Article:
While this app won’t allow you to export to WordPress in 1-click, Wordable will allow you to export from Google Docs to WordPress seamlessly. It will not only clean and properly format your HTML, but also compress images, open links in a new tab, automatically set featured images, or create a table of contents, and lots more.
SEO visibility score: An unhelpful metric
Searchmetrics is proud of its SEO visibility score which is a proprietary algorithm Searchmetrics uses to give you an idea of the visibility rating of your page.
On the surface, this sounds like a great feature. It gives your page a score, much like how the content optimizer gives your content a score, which you can then work to improve.
The problem arises in that no one really knows what this score means. It’s based on Searchmetrics logic, not Google’s. This is a common fact of all SEO tools but the difference here is Searchmetrics markets this score as a KPI worth paying attention to.
Given the number of ranking factors that go into a whether or not a post ranks well, we think the visibility score does more harm than good – just imagine being an SEO who executes a strategy on the best practices of years of working in SEO only to have a director-level employee reference Searchmetrics Visibility score and ask for a change in approach.
Not a standalone tool
You may want to use Searchmetrics content optimization tools without buying into their entire SEO tool kit. However, this isn’t an option.
Plenty of content marketers (and content marketing clients) are very specific about the tools they use. Tools like Ahrefs, SEMRush, and Screaming Monkey are popular amongst SEOs and content marketers. Getting someone to completely switch over their SEO preferences to utilize an average content optimization tool seems unlikely.
To clarify, when you’re using the Context Experience features that are a part of Searchmetrics, it’s because you’re also using the platform’s Research Cloud.
Less than amazing user interface and a sub-par user experience
Based on several reviews, we aren’t the only ones saying this. While we think the UI for content optimization is strong, the rest of the suite is lacking.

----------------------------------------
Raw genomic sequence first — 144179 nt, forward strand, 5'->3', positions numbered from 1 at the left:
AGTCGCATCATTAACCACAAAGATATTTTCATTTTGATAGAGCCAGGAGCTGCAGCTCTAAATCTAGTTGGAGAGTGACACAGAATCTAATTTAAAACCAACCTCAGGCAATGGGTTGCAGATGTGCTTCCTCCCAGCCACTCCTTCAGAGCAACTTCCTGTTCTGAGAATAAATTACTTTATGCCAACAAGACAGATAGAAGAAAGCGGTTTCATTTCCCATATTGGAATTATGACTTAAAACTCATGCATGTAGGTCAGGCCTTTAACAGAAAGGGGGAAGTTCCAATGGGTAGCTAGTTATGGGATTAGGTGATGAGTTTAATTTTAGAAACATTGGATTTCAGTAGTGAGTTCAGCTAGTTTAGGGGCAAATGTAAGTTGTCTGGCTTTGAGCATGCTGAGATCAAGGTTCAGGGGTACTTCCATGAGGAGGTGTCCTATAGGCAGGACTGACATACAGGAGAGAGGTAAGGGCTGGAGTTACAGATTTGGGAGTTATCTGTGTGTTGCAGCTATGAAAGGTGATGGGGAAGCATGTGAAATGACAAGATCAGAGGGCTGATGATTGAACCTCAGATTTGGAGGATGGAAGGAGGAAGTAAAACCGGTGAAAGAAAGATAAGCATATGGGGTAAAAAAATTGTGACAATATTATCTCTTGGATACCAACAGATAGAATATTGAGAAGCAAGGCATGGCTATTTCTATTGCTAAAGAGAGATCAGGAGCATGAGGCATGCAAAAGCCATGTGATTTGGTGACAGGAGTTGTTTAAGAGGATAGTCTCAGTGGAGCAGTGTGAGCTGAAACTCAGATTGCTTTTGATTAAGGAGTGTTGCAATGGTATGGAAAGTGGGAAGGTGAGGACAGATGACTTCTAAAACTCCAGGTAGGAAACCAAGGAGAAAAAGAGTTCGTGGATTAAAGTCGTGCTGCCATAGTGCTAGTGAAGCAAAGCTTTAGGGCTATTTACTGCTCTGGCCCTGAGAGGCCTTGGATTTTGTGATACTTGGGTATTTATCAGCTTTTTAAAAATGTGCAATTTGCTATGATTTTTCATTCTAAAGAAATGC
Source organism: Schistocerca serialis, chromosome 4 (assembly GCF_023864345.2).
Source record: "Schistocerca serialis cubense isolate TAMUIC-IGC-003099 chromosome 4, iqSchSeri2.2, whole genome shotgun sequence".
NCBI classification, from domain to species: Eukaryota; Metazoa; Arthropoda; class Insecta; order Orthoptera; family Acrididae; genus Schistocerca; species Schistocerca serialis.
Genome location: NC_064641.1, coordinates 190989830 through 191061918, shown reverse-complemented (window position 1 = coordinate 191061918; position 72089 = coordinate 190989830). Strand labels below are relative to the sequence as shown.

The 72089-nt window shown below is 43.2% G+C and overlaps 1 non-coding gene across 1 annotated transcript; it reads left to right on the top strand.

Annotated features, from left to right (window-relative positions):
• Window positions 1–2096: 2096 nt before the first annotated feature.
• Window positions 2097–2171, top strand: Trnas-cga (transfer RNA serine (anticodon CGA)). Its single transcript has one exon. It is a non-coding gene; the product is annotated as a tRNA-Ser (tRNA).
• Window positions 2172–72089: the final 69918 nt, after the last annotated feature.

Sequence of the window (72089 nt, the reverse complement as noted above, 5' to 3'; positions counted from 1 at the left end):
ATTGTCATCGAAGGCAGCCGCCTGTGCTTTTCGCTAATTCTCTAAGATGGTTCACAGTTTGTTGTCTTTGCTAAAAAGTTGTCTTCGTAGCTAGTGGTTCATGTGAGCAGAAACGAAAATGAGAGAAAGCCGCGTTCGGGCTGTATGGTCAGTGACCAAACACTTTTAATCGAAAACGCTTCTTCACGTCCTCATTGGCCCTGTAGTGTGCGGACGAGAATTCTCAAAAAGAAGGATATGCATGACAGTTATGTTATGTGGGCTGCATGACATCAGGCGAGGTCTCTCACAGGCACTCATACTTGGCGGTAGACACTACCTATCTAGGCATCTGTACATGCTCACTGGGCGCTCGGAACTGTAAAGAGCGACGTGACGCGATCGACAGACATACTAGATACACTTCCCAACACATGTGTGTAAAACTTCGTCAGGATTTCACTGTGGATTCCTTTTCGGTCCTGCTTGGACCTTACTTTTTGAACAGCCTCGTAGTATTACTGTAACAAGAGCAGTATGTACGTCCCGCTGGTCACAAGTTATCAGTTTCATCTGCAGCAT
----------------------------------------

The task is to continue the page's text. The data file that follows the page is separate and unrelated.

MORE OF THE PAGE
This may or may not be a deal-breaker, as some of this stuff can be subjective. But if you’re an SEO who is going to spend hours upon hours nose-deep in an SEO tool, then having a strong UI and UX will allow you to work faster – whereas bad UI and UX will cause you to work slower.
Searchmetrics Pricing and Plans
While there are prices reported online through various review sites, there isn’t any transparent pricing on the Searchmetrics site except for the Essential plan, which is $69 a month (billed annually).
This is a little frustrating, as what Searchmetrics wants you to reach out for a sales call so they can figure out what it is you need and don’t need and give you a custom price. While we get that sentiment, it makes it more difficult to compare Searchmetrics to other SEO tools, which usually have at least a few tiers of ready-made-packages that have pricing available.
For the Essentials plan, you’re getting:
- Limited Research Database
- On-Demand Research Tool
- 10,000 rankings per report
You’re not getting the things we like most about the tool, which are content optimization features and the backlink analysis features.
Do We Recommend the Searchmetrics Suite?
Without knowing matter-of-fact pricing, it is difficult to come out and recommend Searchmetrics. Plus, it’s impossible to recommend the content optimization tools of Searchmetrics without getting the entire Searchmetrics suite.
That’s a big change. Plenty of SEOs and Content Managers like to use individual tools based on their strength and are wary of an all-in-one tool kit.
While it definitely depends on price, it may be worth considering finding a third-party content optimization tool, such as Frase, while using your go-to SEO research tools, such as Ahrefs or SEMRush for keyword research, backlink analysis, and SERP tracking.
Finally, whether or not Searchmetrics will work for you depends on whether or not you’re dependent on a Google ecosystem. Not having a Google docs add-on feature isn’t ideal. If you’re managing a dozen writers (all of them remote) and aren’t able to utilize the shareability and editing features of Google docs, your light might get more complicated, not less.